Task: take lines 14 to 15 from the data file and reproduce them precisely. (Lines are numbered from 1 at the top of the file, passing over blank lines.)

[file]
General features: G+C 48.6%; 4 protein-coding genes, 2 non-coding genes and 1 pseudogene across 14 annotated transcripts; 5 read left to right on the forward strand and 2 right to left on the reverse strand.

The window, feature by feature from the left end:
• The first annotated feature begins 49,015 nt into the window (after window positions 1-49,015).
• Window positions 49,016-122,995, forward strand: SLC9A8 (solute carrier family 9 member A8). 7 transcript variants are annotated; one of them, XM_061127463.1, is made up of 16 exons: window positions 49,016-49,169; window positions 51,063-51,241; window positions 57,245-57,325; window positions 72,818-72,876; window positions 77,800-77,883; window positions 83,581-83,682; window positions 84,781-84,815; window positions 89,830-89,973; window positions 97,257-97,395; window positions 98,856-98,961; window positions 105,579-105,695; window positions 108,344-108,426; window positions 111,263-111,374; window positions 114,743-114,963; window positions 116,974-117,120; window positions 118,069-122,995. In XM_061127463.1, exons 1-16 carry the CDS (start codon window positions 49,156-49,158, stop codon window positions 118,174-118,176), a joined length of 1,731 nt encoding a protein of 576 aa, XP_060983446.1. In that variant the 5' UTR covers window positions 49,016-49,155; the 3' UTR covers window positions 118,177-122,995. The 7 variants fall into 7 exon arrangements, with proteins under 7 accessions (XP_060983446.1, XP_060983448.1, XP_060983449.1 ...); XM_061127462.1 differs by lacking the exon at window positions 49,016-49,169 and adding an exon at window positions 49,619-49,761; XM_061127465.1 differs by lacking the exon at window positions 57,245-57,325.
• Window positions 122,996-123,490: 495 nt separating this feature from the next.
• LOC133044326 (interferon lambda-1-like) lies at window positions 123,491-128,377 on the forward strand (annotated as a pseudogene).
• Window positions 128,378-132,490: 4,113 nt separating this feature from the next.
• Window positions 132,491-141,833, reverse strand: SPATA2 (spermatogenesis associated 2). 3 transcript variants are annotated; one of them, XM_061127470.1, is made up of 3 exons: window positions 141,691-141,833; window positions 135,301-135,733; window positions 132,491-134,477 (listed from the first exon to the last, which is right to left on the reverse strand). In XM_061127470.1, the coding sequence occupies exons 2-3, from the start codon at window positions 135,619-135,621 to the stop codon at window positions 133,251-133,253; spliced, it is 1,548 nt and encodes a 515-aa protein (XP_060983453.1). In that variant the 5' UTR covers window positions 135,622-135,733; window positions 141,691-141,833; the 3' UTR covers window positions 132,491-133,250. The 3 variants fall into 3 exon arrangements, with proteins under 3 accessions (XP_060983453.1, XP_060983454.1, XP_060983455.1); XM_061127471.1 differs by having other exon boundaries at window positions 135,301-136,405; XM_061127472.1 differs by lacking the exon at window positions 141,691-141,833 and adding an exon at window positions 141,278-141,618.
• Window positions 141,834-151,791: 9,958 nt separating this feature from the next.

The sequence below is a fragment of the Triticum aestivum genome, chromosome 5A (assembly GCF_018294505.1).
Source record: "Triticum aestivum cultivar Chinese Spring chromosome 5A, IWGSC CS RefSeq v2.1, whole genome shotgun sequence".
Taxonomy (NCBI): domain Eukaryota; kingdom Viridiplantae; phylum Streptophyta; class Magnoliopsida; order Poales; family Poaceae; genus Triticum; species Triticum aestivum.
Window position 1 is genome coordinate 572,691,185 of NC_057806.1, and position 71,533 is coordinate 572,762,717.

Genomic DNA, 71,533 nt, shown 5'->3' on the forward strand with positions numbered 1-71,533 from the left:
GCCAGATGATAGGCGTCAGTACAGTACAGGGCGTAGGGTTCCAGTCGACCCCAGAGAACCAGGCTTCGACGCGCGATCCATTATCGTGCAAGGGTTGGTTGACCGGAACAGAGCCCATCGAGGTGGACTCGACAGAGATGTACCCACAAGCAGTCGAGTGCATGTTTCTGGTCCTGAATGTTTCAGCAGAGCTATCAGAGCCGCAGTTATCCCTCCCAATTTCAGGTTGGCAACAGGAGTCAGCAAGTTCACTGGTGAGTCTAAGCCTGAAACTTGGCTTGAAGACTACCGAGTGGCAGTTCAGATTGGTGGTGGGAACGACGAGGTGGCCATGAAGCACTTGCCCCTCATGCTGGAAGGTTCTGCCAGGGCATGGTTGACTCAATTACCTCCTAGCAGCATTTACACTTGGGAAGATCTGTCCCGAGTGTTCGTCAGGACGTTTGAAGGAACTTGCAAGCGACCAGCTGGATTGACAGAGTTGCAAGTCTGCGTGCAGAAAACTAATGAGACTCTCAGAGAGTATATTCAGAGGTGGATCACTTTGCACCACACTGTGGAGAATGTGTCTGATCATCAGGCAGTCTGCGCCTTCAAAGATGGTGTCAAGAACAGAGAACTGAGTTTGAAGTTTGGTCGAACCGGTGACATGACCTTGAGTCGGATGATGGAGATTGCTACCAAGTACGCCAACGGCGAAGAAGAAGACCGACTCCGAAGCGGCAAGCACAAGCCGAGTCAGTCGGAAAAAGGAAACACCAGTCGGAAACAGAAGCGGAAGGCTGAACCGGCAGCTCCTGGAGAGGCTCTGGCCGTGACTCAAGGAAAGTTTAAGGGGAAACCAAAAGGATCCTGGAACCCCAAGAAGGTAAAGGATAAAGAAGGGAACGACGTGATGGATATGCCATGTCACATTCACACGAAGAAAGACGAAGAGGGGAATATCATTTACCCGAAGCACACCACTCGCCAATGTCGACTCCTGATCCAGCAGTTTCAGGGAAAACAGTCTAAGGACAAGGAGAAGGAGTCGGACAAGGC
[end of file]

Genomic DNA, 71,533 nt, shown 5'->3' on the forward strand with positions numbered 1-71,533 from the left:
GCCAGATGATAGGCGTCAGTACAGTACAGGGCGTAGGGTTCCAGTCGACCCCAGAGAACCAGGCTTCGACGCGCGATCCATTATCGTGCAAGGGTTGGTTGACCGGAACAGAGCCCATCGAGGTGGACTCGACAGAGATGTACCCACAAGCAGTCGAGTGCATGTTTCTGGTCCTGAATGTTTCAGCAGAGCTATCAGAGCCGCAGTTATCCCTCCCAATTTCAGGTTGGCAACAGGAGTCAGCAAGTTCACTGGTGAGTCTAAGCCTGAAACTTGGCTTGAAGACTACCGAGTGGCAGTTCAGATTGGTGGTGGGAACGACGAGGTGGCCATGAAGCACTTGCCCCTCATGCTGGAAGGTTCTGCCAGGGCATGGTTGACTCAATTACCTCCTAGCAGCATTTACACTTGGGAAGATCTGTCCCGAGTGTTCGTCAGGACGTTTGAAGGAACTTGCAAGCGACCAGCTGGATTGACAGAGTTGCAAGTCTGCGTGCAGAAAACTAATGAGACTCTCAGAGAGTATATTCAGAGGTGGATCACTTTGCACCACACTGTGGAGAATGTGTCTGATCATCAGGCAGTCTGCGCCTTCAAAGATGGTGTCAAGAACAGAGAACTGAGTTTGAAGTTTGGTCGAACCGGTGACATGACCTTGAGTCGGATGATGGAGATTGCTACCAAGTACGCCAACGGCGAAGAAGAAGACCGACTCCGAAGCGGCAAGCACAAGCCGAGTCAGTCGGAAAAAGGAAACACCAGTCGGAAACAGAAGCGGAAGGCTGAACCGGCAGCTCCTGGAGAGGCTCTGGCCGTGACTCAAGGAAAGTTTAAGGGGAAACCAAAAGGATCCTGGAACCCCAAGAAGGTAAAGGATAAAGAAGGGAACGACGTGATGGATATGCCATGTCACATTCACACGAAGAAAGACGAAGAGGGGAATATCATTTACCCGAAGCACACCACTCGCCAATGTCGACTCCTGATCCAGCAGTTTCAGGGAAAACAGTCTAAGGACAAGGAGAAGGAGTCGGACAAGGC